In HDCP 2.3 (pdf) during the Session Key Exchange, the HDCP transmitter sends also the 256-bit HMAC of riv (HMAC-SHA256(riv, kd)).
Why is it required? Does it prevent any attack?
Let's first break down this
As described in RFC2104, an HMAC can be defined as follows:
H is the chosen hash function,
K is the secret key,
⊕ is the exclusive OR symbol,
|| is the concatenation symbol and
opad are constant values.
Based on this paper, building HMAC upon the backdoored Merkle-Damgård hash function yields a backdoored HMAC scheme, which is easily forgeable using the backdoor key.
Hence, it is easy to see that after the messages are prepended by
k⊕ipad, they still lead to a collision in the inner hash chain of HMAC~h. Since the outer chain is equal for all messages,
m∗ both have the same tag
t. Putting differently, HMAC is not backdoor-resilient just because it uses a secret key. In summary, since an adversary holding a backdoor can forge a tag for a new message, HMAC~h is forgeable and hence not pseudorandom.
Please, refer to paper, for more information.
A HMAC is a specific construction for calculating a message authentication code (MAC) involving a cryptographic hash function in combination with a secret key. Input is a message and a key, output is the HMAC value. It is used to verify data integrity and authenticity of a message. The accompanying hash function for the HDCP standard is the SHA256 function which works with input blocks of 512 bits.
In the HDCP standard, the HMAC-SHA256 function is used for the locality check and the calculation of H (HMAC of
km). The most demanding HMAC calculation concerning the timing is the one used in the locality check. As mentioned before, the NIOS processor has not enough computing power to complete a HMAC-SHA256 operation within 2 ms. That’s why this block has to be rewritten in VHDL. The HMAC for the locality check has a key size of 256 bits and a message size of 64 bits.
The locality check asks receiver and transmitter to calculate a HMAC value of a random number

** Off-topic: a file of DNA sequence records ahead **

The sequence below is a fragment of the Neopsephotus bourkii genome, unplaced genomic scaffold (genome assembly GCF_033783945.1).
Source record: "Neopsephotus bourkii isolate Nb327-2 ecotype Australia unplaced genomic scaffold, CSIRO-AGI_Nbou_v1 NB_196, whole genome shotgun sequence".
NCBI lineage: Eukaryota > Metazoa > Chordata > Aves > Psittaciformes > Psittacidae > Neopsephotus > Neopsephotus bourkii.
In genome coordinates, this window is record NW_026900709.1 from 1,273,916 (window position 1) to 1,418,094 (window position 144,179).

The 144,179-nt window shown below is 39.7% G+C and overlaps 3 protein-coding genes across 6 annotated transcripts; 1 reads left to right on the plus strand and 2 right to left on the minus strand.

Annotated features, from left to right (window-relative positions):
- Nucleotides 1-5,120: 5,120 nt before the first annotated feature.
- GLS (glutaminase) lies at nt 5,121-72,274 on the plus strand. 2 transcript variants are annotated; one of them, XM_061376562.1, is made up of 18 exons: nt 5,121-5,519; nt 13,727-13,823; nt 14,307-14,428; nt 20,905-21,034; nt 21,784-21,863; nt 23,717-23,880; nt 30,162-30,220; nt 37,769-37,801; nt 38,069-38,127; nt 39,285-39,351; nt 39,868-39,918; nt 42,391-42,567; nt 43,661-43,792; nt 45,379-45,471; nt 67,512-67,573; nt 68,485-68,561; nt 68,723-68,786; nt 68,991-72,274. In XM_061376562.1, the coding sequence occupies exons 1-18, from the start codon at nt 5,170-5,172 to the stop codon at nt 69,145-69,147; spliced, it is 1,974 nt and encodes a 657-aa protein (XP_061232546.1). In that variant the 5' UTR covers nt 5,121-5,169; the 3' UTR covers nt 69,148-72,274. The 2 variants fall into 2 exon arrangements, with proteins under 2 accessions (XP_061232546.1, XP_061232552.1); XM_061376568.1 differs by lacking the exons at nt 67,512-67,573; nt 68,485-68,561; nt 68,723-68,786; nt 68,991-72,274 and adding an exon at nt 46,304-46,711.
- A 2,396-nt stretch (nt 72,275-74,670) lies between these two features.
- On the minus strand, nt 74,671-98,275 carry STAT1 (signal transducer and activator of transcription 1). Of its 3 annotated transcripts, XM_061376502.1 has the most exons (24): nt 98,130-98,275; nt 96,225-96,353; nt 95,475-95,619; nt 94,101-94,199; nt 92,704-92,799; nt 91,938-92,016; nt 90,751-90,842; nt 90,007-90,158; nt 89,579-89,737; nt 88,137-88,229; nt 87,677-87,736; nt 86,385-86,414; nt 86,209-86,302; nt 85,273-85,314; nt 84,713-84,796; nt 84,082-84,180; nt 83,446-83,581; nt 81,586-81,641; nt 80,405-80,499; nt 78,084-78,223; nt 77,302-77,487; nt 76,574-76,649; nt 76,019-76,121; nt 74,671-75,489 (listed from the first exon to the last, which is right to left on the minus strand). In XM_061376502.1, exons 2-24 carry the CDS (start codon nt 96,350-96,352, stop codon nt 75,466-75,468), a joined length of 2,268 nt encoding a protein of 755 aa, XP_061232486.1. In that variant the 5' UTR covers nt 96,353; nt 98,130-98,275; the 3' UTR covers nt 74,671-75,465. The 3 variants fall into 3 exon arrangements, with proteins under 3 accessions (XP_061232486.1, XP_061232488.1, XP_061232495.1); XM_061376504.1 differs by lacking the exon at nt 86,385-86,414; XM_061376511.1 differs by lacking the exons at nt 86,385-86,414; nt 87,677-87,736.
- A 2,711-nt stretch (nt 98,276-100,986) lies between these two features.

rn(message) and the pre-shared key
kd. Before the calculation starts, the pre-shared key
kdhas to be xored with a pre-shared random number (
rrx). The random number
rnis sent in plaintext to the receiver, the receiver sends back the HMAC value. The transmitter checks now if its own HMAC is identical to the received HMAC. Only someone who is in possession of the pre-shared key can compute the correct HMAC value. Additionally, it is impossible to conclude the key from the HMAC value, because the HMAC-SHA256 algorithm is a one way function.
(Kindly provided by Lukas Itin's Master Thesis)
As shown below, the key is generated using p = ((riv XOR streamCtr) || inputCtr). It is required that "no two elementary streams contained in a given program or different programs can have the same streamCtr if those elementary streams share the same Ks or riv" in order that the streams will be encrypted with different keys (using different p).
If an attacker can modify the riv he can make the transmitter generate the key of another streamCtr by sending modified riv.
The purpose of sending the HMAC is to provide more authenticity to the message.
HDCP Receiver’s public key Certificate is verified by the HDCP transmitter then the devices share a master key Km. [...] Upon receiving the encrypted Km, receiver decrypt it using the receiver private key.
Then here is the purpose of the HMAC:
After the receiver successfully decrypts the km, it sends back the H_Prime, a HMAC-SHA-256, hash value of the master key Km to the transmitter. This is to provide an acknowledgement to the transmitter that the receiver has indeed successfully decrypt the master Key Km.
Check this link for details